Duo-Ren Cheng, for example, found himself becoming more mindful in his communication. Mistry started thinking about how complementary partnerships could elevate his performance. Cheng saw the whole company shift its mindset from fixing weaknesses to developing strengths. "Now we say, 'How can I use my strength to perform better? How can I make use of others' strengths?'" Cheng says. "That definitely is effective in bringing about good changes."

Mistry compared engagement results with financial impact and found that the highest-performing teams tended to work for the most engaging managers. That echoes Gallup's 2020 Q12 meta-analysis, which shows business units in the top quartile of engagement are 23% more profitable and have 18% higher sales than bottom-quartile units.

With a year of practice under their belts, leadership was ready to introduce and coach strengths and engagement to their direct reports, and they scheduled the second employee engagement survey. Then, the pandemic hit. And Khind was forced to change again.

Clarity of Purpose

Khind started strategizing for COVID-19 as soon as they learned of it. Cheng calculated that a Malaysian lockdown would affect 88% of their customers and dealers. So Khind rechanneled the business from physical to digital -- which was in excellent shape -- and sought ways to soften the blow to suppliers and dealers. Cheng's fears were realized on March 18, 2020, when government officials issued stay-at-home orders. "I must say that we are lucky because most of our competitors were caught off guard while we were prepared," Cheng says. "Digitally, we were more aggressive and much more effective. And we had very close relationships with our suppliers and dealers."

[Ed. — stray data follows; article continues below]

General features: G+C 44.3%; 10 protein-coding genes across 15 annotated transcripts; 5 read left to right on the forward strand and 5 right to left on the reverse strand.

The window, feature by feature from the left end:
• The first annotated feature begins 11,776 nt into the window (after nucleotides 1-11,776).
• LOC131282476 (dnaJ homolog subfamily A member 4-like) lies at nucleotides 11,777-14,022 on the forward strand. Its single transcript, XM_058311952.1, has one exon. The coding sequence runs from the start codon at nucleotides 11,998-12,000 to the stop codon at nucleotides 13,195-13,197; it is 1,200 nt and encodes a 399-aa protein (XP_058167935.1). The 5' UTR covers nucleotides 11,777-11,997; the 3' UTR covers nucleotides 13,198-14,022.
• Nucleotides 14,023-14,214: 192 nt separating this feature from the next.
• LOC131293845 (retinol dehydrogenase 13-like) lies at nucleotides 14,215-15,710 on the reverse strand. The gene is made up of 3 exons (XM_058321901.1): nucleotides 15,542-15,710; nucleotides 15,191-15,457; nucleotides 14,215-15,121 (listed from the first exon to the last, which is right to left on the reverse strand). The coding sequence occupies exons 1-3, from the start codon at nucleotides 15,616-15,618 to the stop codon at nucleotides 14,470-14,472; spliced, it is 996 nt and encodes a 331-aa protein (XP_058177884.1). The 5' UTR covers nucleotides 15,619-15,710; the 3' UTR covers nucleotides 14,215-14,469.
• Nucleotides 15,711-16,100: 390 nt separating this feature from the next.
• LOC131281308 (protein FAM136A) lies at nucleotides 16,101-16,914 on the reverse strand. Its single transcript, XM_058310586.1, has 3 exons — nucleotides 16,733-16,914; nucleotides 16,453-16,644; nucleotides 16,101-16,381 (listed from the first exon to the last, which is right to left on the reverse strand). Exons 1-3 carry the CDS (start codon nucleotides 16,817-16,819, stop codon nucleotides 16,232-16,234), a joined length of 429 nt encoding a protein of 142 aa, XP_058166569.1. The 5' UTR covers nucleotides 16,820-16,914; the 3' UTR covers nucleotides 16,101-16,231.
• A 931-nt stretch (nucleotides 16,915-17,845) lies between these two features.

Cheng saw the whole company shift its mindset from fixing weaknesses to developing strengths. "Now we say, 'How can I use my strength to perform better? How can I make use of others' strengths?'" Cheng says.

Duo-Ren calls those relationships partnerships, and they're all built on Khind's purpose -- to deliver happiness and make things easier for customers. "A business entity shouldn't be judged just on its market cap or financial performance. You should also be judged on your core beliefs," Duo-Ren says. "Because we believe in our mission, we make life easier for every consumer around us, and our consumers, business partners, employees and communities derive the value."